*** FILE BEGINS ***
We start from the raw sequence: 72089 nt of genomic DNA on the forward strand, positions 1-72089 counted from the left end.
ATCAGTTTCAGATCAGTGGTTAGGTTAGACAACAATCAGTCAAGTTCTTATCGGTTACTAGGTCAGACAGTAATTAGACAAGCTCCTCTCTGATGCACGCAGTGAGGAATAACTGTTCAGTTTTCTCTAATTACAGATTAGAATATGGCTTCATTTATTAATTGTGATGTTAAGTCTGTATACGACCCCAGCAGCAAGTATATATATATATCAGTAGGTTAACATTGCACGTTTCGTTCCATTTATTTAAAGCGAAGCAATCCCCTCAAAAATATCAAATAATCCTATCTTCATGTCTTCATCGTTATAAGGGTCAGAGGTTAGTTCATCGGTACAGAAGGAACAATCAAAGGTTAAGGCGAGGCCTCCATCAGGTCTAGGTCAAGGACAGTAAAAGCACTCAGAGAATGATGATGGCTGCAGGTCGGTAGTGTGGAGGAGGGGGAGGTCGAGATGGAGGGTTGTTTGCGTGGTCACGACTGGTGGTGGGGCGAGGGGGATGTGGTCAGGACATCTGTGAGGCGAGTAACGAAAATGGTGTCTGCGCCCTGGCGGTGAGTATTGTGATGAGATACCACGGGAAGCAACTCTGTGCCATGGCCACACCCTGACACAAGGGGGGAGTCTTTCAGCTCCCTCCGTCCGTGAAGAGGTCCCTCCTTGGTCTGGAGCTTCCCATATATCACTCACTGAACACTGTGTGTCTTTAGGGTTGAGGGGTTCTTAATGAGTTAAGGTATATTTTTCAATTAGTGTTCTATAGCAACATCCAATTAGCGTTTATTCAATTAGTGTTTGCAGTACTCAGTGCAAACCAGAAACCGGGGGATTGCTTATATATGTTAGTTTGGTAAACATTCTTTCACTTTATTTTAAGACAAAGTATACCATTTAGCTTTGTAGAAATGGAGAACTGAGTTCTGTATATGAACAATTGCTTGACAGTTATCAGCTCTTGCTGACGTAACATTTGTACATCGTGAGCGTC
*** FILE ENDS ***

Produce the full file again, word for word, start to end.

We start from the raw sequence: 72089 nt of genomic DNA on the forward strand, positions 1-72089 counted from the left end.
ATCAGTTTCAGATCAGTGGTTAGGTTAGACAACAATCAGTCAAGTTCTTATCGGTTACTAGGTCAGACAGTAATTAGACAAGCTCCTCTCTGATGCACGCAGTGAGGAATAACTGTTCAGTTTTCTCTAATTACAGATTAGAATATGGCTTCATTTATTAATTGTGATGTTAAGTCTGTATACGACCCCAGCAGCAAGTATATATATATATCAGTAGGTTAACATTGCACGTTTCGTTCCATTTATTTAAAGCGAAGCAATCCCCTCAAAAATATCAAATAATCCTATCTTCATGTCTTCATCGTTATAAGGGTCAGAGGTTAGTTCATCGGTACAGAAGGAACAATCAAAGGTTAAGGCGAGGCCTCCATCAGGTCTAGGTCAAGGACAGTAAAAGCACTCAGAGAATGATGATGGCTGCAGGTCGGTAGTGTGGAGGAGGGGGAGGTCGAGATGGAGGGTTGTTTGCGTGGTCACGACTGGTGGTGGGGCGAGGGGGATGTGGTCAGGACATCTGTGAGGCGAGTAACGAAAATGGTGTCTGCGCCCTGGCGGTGAGTATTGTGATGAGATACCACGGGAAGCAACTCTGTGCCATGGCCACACCCTGACACAAGGGGGGAGTCTTTCAGCTCCCTCCGTCCGTGAAGAGGTCCCTCCTTGGTCTGGAGCTTCCCATATATCACTCACTGAACACTGTGTGTCTTTAGGGTTGAGGGGTTCTTAATGAGTTAAGGTATATTTTTCAATTAGTGTTCTATAGCAACATCCAATTAGCGTTTATTCAATTAGTGTTTGCAGTACTCAGTGCAAACCAGAAACCGGGGGATTGCTTATATATGTTAGTTTGGTAAACATTCTTTCACTTTATTTTAAGACAAAGTATACCATTTAGCTTTGTAGAAATGGAGAACTGAGTTCTGTATATGAACAATTGCTTGACAGTTATCAGCTCTTGCTGACGTAACATTTGTACATCGTGAGCGTC